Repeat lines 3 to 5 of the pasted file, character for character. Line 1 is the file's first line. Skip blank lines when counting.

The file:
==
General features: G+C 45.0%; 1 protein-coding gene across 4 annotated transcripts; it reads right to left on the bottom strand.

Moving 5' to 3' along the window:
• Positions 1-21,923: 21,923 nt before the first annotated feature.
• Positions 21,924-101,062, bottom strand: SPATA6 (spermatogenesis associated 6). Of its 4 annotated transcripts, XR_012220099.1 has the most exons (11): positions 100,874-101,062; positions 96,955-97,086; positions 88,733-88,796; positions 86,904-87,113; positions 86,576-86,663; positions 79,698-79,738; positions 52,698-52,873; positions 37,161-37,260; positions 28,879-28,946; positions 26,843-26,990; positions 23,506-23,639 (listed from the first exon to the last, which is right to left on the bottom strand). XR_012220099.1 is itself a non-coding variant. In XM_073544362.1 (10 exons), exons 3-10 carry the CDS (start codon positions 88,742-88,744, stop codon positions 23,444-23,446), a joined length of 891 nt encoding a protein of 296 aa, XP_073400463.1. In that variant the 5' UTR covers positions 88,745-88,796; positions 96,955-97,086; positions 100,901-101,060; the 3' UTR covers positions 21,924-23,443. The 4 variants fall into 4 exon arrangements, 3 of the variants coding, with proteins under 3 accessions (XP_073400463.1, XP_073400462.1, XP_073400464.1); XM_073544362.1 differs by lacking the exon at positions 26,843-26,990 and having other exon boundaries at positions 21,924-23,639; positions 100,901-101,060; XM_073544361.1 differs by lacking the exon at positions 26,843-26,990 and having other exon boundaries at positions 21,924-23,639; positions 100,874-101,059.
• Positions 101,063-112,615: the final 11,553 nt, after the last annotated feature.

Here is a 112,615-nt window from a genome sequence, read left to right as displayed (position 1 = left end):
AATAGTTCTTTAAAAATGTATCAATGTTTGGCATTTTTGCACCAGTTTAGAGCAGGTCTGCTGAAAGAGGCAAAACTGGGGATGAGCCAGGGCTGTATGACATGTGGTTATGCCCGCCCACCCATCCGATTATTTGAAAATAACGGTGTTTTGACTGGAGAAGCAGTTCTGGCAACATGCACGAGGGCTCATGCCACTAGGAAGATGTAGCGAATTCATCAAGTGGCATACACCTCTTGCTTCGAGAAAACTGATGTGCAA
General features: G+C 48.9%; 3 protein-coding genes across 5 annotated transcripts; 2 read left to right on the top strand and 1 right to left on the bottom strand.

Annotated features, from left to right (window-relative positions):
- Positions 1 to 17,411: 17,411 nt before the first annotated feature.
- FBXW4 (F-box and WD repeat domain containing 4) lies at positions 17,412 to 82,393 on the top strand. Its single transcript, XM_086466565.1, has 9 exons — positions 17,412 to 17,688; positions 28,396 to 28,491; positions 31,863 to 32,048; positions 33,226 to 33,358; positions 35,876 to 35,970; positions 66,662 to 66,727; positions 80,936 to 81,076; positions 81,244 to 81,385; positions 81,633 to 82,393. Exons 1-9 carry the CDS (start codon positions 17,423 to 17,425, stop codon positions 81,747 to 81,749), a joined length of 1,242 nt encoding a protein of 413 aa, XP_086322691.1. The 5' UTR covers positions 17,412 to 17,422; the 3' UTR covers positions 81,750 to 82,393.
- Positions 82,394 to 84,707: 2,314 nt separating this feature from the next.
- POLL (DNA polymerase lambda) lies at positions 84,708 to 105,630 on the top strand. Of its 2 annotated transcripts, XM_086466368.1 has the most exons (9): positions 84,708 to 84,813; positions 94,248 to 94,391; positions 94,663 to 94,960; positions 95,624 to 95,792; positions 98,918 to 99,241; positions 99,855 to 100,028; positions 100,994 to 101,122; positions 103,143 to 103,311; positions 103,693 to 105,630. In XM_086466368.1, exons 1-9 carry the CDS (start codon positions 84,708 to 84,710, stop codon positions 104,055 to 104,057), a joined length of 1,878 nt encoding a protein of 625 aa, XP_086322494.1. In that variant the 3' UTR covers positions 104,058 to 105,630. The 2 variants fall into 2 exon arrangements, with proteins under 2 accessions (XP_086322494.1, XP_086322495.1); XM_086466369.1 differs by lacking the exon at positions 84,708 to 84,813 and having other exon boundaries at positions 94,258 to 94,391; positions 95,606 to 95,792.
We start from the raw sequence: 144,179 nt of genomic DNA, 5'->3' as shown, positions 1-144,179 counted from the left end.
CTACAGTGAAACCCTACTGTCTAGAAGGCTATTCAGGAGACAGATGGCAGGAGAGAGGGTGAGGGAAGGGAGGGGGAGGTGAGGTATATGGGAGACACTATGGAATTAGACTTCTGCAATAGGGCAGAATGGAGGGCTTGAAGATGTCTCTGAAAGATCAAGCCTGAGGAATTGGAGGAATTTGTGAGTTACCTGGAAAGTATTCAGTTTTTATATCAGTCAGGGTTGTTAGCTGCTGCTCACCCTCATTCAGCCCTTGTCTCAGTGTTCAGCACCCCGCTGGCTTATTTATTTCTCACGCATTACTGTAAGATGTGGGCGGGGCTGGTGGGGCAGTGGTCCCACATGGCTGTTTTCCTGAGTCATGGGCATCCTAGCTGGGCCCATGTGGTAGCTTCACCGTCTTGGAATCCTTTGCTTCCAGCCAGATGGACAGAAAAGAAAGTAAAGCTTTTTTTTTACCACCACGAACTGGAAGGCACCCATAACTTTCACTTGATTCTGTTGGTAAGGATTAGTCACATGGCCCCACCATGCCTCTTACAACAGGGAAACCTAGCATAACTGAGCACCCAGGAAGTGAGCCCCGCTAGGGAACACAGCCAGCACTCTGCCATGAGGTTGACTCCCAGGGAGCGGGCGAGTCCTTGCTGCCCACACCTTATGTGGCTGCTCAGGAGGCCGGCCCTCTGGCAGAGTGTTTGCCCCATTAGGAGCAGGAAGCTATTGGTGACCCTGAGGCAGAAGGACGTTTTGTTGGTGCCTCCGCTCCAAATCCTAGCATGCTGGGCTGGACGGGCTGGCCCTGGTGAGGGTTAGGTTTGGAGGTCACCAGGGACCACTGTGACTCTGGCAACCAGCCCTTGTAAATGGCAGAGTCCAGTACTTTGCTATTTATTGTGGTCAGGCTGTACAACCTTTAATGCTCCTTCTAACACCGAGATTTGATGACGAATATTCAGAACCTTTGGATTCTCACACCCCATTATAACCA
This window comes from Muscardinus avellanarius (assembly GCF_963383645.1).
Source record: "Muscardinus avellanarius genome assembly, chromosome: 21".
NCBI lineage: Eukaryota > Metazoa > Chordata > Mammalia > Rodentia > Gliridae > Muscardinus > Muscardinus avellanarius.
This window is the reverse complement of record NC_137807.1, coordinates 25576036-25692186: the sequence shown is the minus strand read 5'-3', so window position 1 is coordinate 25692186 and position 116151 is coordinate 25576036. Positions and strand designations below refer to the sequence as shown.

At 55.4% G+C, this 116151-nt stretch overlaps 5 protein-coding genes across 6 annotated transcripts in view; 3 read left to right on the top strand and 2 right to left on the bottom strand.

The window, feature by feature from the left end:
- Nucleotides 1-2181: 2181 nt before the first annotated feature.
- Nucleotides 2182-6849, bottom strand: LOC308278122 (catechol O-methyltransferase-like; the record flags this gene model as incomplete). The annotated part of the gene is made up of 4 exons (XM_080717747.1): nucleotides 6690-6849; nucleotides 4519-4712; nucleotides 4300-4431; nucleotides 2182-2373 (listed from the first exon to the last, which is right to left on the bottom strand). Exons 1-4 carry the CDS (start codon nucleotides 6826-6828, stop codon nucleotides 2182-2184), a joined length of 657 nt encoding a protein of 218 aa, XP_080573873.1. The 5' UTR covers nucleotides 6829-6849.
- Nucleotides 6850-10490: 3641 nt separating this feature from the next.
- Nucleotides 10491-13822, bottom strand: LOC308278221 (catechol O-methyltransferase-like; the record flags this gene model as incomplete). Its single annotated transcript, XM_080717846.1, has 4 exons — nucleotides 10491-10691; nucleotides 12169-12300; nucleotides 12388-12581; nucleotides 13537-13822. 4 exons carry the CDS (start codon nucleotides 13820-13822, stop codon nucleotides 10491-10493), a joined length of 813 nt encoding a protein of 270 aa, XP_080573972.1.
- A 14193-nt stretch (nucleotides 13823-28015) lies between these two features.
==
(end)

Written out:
• Positions 1-21,923: 21,923 nt before the first annotated feature.
• Positions 21,924-101,062, bottom strand: SPATA6 (spermatogenesis associated 6). Of its 4 annotated transcripts, XR_012220099.1 has the most exons (11): positions 100,874-101,062; positions 96,955-97,086; positions 88,733-88,796; positions 86,904-87,113; positions 86,576-86,663; positions 79,698-79,738; positions 52,698-52,873; positions 37,161-37,260; positions 28,879-28,946; positions 26,843-26,990; positions 23,506-23,639 (listed from the first exon to the last, which is right to left on the bottom strand). XR_012220099.1 is itself a non-coding variant. In XM_073544362.1 (10 exons), exons 3-10 carry the CDS (start codon positions 88,742-88,744, stop codon positions 23,444-23,446), a joined length of 891 nt encoding a protein of 296 aa, XP_073400463.1. In that variant the 5' UTR covers positions 88,745-88,796; positions 96,955-97,086; positions 100,901-101,060; the 3' UTR covers positions 21,924-23,443. The 4 variants fall into 4 exon arrangements, 3 of the variants coding, with proteins under 3 accessions (XP_073400463.1, XP_073400462.1, XP_073400464.1); XM_073544362.1 differs by lacking the exon at positions 26,843-26,990 and having other exon boundaries at positions 21,924-23,639; positions 100,901-101,060; XM_073544361.1 differs by lacking the exon at positions 26,843-26,990 and having other exon boundaries at positions 21,924-23,639; positions 100,874-101,059.
• Positions 101,063-112,615: the final 11,553 nt, after the last annotated feature.